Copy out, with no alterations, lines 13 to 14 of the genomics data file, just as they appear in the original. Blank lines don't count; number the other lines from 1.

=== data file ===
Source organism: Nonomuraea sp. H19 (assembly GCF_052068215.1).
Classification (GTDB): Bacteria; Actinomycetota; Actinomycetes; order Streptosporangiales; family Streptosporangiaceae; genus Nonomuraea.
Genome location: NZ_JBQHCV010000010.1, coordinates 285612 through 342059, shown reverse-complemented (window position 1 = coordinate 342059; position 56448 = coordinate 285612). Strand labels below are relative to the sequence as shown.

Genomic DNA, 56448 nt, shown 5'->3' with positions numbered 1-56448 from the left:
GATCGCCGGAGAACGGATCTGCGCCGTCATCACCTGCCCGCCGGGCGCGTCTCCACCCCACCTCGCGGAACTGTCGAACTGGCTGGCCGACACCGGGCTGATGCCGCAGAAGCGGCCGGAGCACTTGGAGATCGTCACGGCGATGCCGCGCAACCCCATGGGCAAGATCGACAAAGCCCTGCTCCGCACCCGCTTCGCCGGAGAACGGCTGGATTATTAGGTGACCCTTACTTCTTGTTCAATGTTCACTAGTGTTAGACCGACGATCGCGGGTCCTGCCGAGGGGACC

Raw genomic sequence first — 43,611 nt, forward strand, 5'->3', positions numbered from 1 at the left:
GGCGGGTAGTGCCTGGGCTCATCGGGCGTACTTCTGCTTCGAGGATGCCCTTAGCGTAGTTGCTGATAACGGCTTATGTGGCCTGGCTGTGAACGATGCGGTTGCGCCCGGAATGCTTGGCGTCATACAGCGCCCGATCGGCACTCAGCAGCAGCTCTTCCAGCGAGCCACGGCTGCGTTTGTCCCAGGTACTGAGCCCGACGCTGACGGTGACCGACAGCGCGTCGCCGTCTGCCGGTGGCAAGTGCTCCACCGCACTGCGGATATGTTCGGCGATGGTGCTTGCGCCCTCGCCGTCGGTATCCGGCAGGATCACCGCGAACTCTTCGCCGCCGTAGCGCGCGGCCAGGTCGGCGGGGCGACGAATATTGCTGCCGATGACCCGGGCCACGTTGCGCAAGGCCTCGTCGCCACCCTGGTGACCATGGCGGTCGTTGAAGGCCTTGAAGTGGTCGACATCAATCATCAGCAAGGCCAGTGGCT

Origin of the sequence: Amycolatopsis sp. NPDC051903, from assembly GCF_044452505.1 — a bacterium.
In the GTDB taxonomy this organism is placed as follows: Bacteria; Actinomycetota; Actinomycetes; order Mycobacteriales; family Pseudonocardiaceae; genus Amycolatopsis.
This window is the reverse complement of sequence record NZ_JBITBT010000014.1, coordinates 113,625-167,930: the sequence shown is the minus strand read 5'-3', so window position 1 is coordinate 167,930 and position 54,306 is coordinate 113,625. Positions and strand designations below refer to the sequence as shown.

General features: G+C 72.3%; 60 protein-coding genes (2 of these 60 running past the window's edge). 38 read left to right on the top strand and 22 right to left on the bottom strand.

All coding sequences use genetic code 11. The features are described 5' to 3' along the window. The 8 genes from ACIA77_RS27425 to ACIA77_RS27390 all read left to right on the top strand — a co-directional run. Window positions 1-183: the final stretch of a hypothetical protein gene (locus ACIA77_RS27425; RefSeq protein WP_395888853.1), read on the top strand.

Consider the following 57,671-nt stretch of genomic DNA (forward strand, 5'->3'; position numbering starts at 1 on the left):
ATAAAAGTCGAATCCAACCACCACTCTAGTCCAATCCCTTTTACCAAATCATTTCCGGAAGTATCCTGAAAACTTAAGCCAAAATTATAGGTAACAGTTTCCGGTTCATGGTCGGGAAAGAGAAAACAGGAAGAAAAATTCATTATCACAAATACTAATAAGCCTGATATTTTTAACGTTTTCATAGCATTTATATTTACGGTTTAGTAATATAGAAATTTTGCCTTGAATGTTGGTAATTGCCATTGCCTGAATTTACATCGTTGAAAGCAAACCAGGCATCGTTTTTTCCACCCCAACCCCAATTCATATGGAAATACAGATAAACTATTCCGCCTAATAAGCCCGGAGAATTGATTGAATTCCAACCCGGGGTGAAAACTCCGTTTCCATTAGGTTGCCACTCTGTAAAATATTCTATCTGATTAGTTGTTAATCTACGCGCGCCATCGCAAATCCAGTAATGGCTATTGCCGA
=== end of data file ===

Consider the following 57,671-nt stretch of genomic DNA (forward strand, 5'->3'; position numbering starts at 1 on the left):
ATAAAAGTCGAATCCAACCACCACTCTAGTCCAATCCCTTTTACCAAATCATTTCCGGAAGTATCCTGAAAACTTAAGCCAAAATTATAGGTAACAGTTTCCGGTTCATGGTCGGGAAAGAGAAAACAGGAAGAAAAATTCATTATCACAAATACTAATAAGCCTGATATTTTTAACGTTTTCATAGCATTTATATTTACGGTTTAGTAATATAGAAATTTTGCCTTGAATGTTGGTAATTGCCATTGCCTGAATTTACATCGTTGAAAGCAAACCAGGCATCGTTTTTTCCACCCCAACCCCAATTCATATGGAAATACAGATAAACTATTCCGCCTAATAAGCCCGGAGAATTGATTGAATTCCAACCCGGGGTGAAAACTCCGTTTCCATTAGGTTGCCACTCTGTAAAATATTCTATCTGATTAGTTGTTAATCTACGCGCGCCATCGCAAATCCAGTAATGGCTATTGCCGA